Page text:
Another issue that environmentalists have long worked against is the off-road industry, and the Baja Off Road 100, Baja 250, Baja 500, Baja 1000, and all those off-road races that mostly cater to gringos who come here to Baja to do what they cannot do in California: trash the environment. That is a long struggle that at some point in the near future, we will prevail. Environmental activists are growing in Baja.

Another issue coming up in Baja is the desalination plant that the government and private interests in cooperation with American interests are trying to build between Rosarito and Ensenada — the biggest desalinization plant in the Western Hemisphere. Do you think they’re going to comply?

  • Balthazhar Macias
  • via voicemail

Bernie Sanders Owes Each One an Apology

Michael Vu, We’re Watching You” (News Ticker) is nothing but a bunch of slander and uninformed opinions not backed by facts!

Here’s how a few things work in an election in San Diego County where Mr. Vu is the registrar of voters:

All volunteers who worked as election officers were well-trained on the legal procedures to be observed, practiced, and upheld during the hours the precincts were open for voting. Strong emphasis was placed on provisional ballots as how, why, when, and what causes a voter to be handed a provisional ballot. The envelope to contain the provisional ballot must be clearly marked by an election officer with the reason it to become necessary. The voter fills in his name, address, legally acceptable ID number prescribed by California election codes, signature, and date. The voter also receives a receipt for his provisional ballot, which he or she can call the Registrar of Voters office to verify that it was received.

For primary elections in California, each political party has the choice to make the election open i.e., nonparty preferred (NP) voters can vote for their candidate, or have it closed, wherein only voters registered to vote for their party can cast ballots for that party candidate.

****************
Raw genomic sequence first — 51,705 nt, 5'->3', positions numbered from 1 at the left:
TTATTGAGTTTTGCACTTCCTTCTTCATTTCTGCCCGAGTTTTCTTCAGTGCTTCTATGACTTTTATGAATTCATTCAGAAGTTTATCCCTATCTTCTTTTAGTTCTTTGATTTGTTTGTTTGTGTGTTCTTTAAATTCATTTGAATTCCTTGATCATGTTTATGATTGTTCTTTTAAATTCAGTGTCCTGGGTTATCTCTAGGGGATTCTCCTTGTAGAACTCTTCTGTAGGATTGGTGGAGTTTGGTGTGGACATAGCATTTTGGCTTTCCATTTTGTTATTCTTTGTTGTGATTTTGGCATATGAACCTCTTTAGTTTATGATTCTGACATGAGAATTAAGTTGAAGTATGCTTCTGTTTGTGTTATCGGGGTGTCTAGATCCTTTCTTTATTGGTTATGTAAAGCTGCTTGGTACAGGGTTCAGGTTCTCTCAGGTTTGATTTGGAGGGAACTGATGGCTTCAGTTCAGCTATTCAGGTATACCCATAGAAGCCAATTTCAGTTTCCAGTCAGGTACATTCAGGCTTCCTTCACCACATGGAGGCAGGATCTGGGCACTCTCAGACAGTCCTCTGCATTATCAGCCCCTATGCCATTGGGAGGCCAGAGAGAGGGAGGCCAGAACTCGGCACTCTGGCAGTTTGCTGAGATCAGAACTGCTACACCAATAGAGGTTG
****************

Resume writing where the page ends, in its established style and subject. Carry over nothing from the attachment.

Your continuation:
For the June 7, 2016 primary, the Democratic party had an open election that NP voters could vote for Democratic candidates. All election workers were trained to explain clearly to NP voters of their choice between NP ballot (no presidential candidate) or Democratic NP (all Democratic candidates on ballot for vote).

Voters who filed a registration form to request a mail ballot before the legal deadline would have received a mail ballot sent to the mailing address indicated on the registration form for that voter. If same voter shows up at the designated poll, without the mail ballot sent by the registrar of Voters office, the roster of voters at that poll would indicate that the voter requested a mail ballot, and it was sent to him or her mailing address on file. This voter would be required to cast a provisional ballot, so to allow the registrar of voter to verify the validity of the voter’s ballot, and to prevent fraudulent voting more than once.

There are extra ballots of each type i.e. Democrat, Republican, American Independent, Green etc. that must be available at any precinct to satisfy the voter’s request, and to provide up to 3 ballots per voter, in case of errors made by a voter. To say that there were not enough ballots available is nothing but an insult to the efforts and great work done by hundreds, if not thousands, of election workers to accommodate a voter’s choice.

The Registrar of Voters and his employees made, make, and will make all efforts possible, and legal under California election codes to count each and every ballot cast by voters, whether in person at the poll, by mail, or by provisional method.

By California laws, Registrar of Voters of each county, San Diego included, must certify election results 30 days after each election. So will the Secretary of State. Until then, result publishes, estimated by media is just an estimate. No Registrar of Voters will ever declare a candidate is/is not the winner. He or she will only certify the official ballot count.

The ballots to be hand-counted in the 1% audit were selected by citizens of San Diego County, and not by Mr. Vu or his staff. Those